Google–Moorfields Venture Eyes AI to Speed Diagnosis with OCT

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Google’s DeepMind Health artificial intelligence project and Moorfields Eye Hospital in London have teamed up for a five-year venture to develop an algorithm using one million anonymized retina scans from the Moorfields’ database to speed up and improve diagnosis of age-related macular degeneration (AMD) and diabetic retinopathy.

Google and Moorfields announced the collaboration this month. Researchers said the algorithm will access a database of optical coherence tomography (OCT) scans and what Moorfields described as “some related anonymous information about eye condition and disease management” the hospital has collected.

Sir Peng Tee Khaw, MRCP, DO, director of the National Institute for Health Research Specialist Biomedical Research Centre in Ophthalmology at Moorfields, explained the rationale for the collaboration. “Our research with DeepMind has the potential to revolutionize the way professionals carry out eye tests and could lead to earlier detection and treatment of common eye diseases such as age-related macular degeneration,” he said. “With sight loss predicted to double by the year 2050, it is vital we explore the use of cutting-edge technology to prevent eye disease.”

The project came about after Moorfields ophthalmologist Pearse Keane, MD, approached DeepMind via its website to explore how DeepMind’s machine learning technology could be used to analyze scans to provide a better understanding of eye disease.

Mustafa Suleyman, co-founder of DeepMind, explained why DeepMind signed on to the collaboration with Moorfields. “We set up DeepMind because we wanted to use AI to help solve some of society’s biggest challenges, and diabetic retinopathy is the fastest growing cause of blindness worldwide,” he said.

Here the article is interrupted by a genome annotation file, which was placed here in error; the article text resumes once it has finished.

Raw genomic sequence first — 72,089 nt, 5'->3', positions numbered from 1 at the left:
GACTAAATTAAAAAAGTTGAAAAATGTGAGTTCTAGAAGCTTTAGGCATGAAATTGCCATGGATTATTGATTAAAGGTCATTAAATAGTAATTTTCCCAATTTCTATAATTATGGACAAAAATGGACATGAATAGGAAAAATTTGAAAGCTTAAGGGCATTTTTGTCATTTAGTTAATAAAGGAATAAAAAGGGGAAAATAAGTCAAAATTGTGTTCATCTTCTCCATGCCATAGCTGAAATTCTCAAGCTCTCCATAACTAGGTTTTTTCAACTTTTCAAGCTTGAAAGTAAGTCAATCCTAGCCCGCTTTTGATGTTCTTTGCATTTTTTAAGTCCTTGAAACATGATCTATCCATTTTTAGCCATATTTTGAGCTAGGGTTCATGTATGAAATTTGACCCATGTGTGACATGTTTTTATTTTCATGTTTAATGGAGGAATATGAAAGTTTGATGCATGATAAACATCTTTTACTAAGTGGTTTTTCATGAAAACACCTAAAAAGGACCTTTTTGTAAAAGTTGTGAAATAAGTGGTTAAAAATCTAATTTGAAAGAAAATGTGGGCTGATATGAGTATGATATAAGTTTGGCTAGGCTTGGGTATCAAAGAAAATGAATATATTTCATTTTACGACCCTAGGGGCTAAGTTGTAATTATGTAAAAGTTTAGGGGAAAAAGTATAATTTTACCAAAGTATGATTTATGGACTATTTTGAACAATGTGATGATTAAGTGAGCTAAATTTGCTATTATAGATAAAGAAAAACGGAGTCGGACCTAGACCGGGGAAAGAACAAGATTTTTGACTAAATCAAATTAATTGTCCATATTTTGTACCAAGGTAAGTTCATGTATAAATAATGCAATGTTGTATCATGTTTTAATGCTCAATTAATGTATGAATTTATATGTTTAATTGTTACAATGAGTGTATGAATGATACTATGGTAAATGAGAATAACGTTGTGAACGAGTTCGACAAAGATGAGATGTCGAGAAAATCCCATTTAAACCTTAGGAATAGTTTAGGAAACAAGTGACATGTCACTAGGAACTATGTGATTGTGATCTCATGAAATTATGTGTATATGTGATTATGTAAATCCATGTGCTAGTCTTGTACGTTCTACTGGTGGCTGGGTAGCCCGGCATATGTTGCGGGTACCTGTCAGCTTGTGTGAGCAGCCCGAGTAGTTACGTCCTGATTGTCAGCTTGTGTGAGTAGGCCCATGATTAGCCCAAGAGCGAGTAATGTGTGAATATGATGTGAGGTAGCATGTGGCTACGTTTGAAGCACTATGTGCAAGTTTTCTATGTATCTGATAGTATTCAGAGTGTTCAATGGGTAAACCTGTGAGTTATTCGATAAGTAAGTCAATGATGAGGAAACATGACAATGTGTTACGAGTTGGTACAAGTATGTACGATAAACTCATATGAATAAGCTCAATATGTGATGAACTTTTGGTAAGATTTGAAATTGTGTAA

Moorfields said its clinicians perform more than 3,000 OCT scans weekly. Managing such a large volume of data can cause delays in patient testing and in getting appointments to discuss diagnosis and treatment. The DeepMind–Moorfields collaboration aims to discover if by using diagnostic algorithms AI can remove this bottleneck to speed time to diagnosis and treatment.

Critics attacked the data-sharing agreement because individual patients had not given explicit consent. DeepMind answered: “It’s not possible to identify any individual patients from the scans.” Moorfields said patients may opt out of any data-sharing system by contacting the trust’s data protection officer.

DeepMind previously set up a similar project at the Royal Free, Barnet, and Chase Farm hospitals to use machine learning to analyze data for kidney disease, which drew criticism about data sharing.

This time, Moorfields has set up a Q&A on its website that, among other things, answers concerns about data protection.

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